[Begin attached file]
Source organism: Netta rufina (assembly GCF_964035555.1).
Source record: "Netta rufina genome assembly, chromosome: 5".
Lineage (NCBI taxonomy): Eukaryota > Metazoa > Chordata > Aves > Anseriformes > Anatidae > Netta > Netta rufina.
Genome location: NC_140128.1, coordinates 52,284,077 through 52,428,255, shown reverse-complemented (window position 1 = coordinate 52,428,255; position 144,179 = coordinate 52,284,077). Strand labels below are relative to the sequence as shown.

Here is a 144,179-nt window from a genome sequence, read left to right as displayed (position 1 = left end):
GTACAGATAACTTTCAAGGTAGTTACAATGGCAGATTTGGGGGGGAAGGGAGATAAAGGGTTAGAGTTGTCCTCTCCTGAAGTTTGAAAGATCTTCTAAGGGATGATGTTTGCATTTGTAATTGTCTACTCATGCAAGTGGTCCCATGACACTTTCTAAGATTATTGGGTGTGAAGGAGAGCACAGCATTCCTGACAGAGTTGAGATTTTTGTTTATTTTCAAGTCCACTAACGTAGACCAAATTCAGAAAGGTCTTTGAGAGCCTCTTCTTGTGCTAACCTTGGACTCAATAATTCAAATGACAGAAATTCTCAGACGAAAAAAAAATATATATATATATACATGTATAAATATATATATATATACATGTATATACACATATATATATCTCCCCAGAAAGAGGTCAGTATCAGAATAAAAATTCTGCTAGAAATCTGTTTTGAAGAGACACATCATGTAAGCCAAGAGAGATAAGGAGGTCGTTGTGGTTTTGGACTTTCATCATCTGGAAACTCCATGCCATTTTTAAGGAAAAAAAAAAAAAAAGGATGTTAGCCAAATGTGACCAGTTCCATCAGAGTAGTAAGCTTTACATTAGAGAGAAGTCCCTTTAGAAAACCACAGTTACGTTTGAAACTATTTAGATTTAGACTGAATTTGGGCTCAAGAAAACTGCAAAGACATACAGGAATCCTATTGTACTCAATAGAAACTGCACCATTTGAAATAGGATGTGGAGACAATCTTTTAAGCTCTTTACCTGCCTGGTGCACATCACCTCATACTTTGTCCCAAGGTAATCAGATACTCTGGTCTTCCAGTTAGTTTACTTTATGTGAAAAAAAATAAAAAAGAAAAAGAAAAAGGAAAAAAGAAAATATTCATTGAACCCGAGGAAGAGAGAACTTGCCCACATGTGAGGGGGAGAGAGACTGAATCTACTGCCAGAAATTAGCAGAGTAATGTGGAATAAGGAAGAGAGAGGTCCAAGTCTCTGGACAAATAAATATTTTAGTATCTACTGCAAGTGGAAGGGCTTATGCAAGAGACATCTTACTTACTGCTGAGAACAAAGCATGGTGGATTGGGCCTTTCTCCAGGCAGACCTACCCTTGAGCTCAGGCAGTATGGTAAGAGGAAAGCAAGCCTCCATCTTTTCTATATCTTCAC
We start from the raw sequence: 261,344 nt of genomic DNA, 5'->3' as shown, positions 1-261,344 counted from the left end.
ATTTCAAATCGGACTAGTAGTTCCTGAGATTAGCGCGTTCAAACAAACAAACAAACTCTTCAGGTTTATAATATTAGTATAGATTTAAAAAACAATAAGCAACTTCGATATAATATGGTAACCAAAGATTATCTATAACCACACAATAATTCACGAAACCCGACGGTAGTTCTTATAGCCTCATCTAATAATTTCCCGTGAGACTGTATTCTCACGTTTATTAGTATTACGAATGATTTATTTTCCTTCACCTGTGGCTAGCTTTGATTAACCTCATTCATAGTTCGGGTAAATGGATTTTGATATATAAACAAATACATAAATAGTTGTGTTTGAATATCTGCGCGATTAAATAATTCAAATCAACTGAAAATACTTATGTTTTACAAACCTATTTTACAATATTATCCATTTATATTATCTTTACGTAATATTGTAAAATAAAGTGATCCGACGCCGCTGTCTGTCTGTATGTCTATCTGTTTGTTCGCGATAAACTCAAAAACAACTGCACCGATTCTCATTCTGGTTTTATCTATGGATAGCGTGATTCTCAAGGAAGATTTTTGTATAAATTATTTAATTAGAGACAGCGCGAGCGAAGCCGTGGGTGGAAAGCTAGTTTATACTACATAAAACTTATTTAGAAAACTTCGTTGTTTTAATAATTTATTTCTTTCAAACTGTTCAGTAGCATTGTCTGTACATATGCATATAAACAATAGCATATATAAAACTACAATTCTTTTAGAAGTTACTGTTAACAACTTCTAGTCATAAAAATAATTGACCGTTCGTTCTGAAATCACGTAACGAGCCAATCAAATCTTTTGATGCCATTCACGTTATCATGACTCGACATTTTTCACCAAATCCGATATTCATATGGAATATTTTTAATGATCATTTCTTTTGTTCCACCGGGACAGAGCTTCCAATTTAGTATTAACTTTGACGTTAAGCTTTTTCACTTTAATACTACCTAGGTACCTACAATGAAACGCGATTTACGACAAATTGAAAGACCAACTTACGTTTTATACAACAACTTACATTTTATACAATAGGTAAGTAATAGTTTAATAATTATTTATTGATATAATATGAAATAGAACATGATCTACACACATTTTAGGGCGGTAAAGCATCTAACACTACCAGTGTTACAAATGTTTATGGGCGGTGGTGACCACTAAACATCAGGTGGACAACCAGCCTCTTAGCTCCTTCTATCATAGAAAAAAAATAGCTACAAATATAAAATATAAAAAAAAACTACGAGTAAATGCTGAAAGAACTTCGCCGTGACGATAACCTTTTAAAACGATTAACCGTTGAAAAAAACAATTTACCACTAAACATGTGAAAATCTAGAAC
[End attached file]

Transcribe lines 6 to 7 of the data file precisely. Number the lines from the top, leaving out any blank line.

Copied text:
GTACAGATAACTTTCAAGGTAGTTACAATGGCAGATTTGGGGGGGAAGGGAGATAAAGGGTTAGAGTTGTCCTCTCCTGAAGTTTGAAAGATCTTCTAAGGGATGATGTTTGCATTTGTAATTGTCTACTCATGCAAGTGGTCCCATGACACTTTCTAAGATTATTGGGTGTGAAGGAGAGCACAGCATTCCTGACAGAGTTGAGATTTTTGTTTATTTTCAAGTCCACTAACGTAGACCAAATTCAGAAAGGTCTTTGAGAGCCTCTTCTTGTGCTAACCTTGGACTCAATAATTCAAATGACAGAAATTCTCAGACGAAAAAAAAATATATATATATATACATGTATAAATATATATATATATACATGTATATACACATATATATATCTCCCCAGAAAGAGGTCAGTATCAGAATAAAAATTCTGCTAGAAATCTGTTTTGAAGAGACACATCATGTAAGCCAAGAGAGATAAGGAGGTCGTTGTGGTTTTGGACTTTCATCATCTGGAAACTCCATGCCATTTTTAAGGAAAAAAAAAAAAAAAGGATGTTAGCCAAATGTGACCAGTTCCATCAGAGTAGTAAGCTTTACATTAGAGAGAAGTCCCTTTAGAAAACCACAGTTACGTTTGAAACTATTTAGATTTAGACTGAATTTGGGCTCAAGAAAACTGCAAAGACATACAGGAATCCTATTGTACTCAATAGAAACTGCACCATTTGAAATAGGATGTGGAGACAATCTTTTAAGCTCTTTACCTGCCTGGTGCACATCACCTCATACTTTGTCCCAAGGTAATCAGATACTCTGGTCTTCCAGTTAGTTTACTTTATGTGAAAAAAAATAAAAAAGAAAAAGAAAAAGGAAAAAAGAAAATATTCATTGAACCCGAGGAAGAGAGAACTTGCCCACATGTGAGGGGGAGAGAGACTGAATCTACTGCCAGAAATTAGCAGAGTAATGTGGAATAAGGAAGAGAGAGGTCCAAGTCTCTGGACAAATAAATATTTTAGTATCTACTGCAAGTGGAAGGGCTTATGCAAGAGACATCTTACTTACTGCTGAGAACAAAGCATGGTGGATTGGGCCTTTCTCCAGGCAGACCTACCCTTGAGCTCAGGCAGTATGGTAAGAGGAAAGCAAGCCTCCATCTTTTCTATATCTTCAC
We start from the raw sequence: 261,344 nt of genomic DNA, 5'->3' as shown, positions 1-261,344 counted from the left end.